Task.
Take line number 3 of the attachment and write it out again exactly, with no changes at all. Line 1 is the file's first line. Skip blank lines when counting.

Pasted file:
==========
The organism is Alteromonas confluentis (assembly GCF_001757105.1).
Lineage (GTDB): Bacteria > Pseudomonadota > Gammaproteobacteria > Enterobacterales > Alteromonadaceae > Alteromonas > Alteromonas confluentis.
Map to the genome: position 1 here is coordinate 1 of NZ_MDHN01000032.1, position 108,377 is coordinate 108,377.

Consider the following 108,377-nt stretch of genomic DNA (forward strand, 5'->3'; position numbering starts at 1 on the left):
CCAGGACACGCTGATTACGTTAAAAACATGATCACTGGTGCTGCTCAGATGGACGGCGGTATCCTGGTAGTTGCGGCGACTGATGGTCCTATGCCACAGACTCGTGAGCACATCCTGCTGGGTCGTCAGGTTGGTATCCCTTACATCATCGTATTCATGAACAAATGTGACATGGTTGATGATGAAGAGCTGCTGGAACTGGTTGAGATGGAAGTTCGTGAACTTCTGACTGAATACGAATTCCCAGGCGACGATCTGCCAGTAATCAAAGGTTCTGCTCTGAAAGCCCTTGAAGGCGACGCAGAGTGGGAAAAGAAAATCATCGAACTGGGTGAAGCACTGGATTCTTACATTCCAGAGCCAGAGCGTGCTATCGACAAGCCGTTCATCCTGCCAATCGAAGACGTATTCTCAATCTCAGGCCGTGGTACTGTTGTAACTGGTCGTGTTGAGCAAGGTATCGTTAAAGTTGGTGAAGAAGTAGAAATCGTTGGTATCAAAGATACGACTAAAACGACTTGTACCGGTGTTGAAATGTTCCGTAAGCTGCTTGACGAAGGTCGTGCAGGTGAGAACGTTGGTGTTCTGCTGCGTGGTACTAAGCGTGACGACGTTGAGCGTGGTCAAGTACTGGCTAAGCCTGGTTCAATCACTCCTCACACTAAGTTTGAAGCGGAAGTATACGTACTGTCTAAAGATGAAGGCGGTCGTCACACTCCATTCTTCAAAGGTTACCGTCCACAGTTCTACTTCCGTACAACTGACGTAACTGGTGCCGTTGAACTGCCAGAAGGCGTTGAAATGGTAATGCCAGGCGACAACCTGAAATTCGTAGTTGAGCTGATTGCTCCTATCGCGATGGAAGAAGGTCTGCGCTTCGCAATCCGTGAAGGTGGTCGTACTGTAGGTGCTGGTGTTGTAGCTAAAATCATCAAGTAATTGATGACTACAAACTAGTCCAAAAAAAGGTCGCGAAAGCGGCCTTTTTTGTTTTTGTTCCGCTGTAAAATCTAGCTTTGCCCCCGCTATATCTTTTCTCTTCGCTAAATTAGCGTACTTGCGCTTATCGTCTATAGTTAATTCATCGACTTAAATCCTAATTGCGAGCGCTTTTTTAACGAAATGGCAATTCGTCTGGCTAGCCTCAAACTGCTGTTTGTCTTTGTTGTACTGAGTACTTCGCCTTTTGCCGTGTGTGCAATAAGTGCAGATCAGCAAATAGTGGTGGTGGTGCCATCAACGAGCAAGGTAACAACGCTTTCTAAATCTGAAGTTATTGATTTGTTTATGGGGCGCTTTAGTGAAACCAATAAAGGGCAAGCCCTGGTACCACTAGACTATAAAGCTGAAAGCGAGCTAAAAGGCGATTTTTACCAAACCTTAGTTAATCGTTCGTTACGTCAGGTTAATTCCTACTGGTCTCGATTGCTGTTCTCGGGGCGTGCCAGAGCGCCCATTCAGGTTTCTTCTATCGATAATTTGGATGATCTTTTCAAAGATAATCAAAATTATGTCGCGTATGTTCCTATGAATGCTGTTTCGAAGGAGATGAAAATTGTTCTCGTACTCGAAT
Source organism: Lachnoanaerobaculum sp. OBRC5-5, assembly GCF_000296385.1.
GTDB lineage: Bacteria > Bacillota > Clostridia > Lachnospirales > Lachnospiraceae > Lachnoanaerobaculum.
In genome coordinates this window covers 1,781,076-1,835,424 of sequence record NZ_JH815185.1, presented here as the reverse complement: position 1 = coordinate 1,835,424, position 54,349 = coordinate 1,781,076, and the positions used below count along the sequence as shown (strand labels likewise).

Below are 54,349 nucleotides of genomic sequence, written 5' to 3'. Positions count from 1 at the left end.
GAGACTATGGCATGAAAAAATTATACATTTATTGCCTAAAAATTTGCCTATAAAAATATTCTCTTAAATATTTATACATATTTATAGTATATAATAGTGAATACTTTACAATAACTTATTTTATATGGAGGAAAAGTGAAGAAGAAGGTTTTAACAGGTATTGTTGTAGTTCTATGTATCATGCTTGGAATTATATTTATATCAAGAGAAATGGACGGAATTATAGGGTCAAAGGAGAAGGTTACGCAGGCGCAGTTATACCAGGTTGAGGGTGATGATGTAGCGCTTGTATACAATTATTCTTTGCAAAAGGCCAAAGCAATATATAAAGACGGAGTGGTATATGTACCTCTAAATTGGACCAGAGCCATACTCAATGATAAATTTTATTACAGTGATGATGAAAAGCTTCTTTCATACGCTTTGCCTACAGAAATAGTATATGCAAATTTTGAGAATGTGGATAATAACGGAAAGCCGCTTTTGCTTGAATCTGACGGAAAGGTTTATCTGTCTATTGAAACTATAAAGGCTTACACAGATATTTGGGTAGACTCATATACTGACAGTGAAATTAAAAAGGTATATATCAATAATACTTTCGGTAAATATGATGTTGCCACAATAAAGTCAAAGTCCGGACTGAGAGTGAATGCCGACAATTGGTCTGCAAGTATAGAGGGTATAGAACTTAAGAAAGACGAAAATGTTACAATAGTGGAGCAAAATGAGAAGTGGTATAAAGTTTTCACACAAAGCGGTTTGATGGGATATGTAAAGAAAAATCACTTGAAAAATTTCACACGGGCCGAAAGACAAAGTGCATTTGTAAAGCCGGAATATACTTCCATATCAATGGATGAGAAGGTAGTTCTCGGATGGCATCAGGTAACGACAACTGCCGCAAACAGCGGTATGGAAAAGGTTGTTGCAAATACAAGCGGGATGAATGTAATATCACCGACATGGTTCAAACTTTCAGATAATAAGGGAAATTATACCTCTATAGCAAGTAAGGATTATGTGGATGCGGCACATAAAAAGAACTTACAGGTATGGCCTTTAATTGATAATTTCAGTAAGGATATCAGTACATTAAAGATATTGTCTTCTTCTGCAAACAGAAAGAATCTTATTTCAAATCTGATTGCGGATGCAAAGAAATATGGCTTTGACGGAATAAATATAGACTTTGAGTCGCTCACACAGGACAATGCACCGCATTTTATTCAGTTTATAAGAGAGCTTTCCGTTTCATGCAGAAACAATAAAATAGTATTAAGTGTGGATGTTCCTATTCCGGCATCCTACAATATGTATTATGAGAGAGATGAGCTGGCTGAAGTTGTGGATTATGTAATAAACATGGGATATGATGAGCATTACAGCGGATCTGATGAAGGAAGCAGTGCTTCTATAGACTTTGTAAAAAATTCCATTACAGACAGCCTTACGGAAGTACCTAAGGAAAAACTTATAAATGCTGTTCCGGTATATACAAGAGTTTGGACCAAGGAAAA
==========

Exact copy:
Map to the genome: position 1 here is coordinate 1 of NZ_MDHN01000032.1, position 108,377 is coordinate 108,377.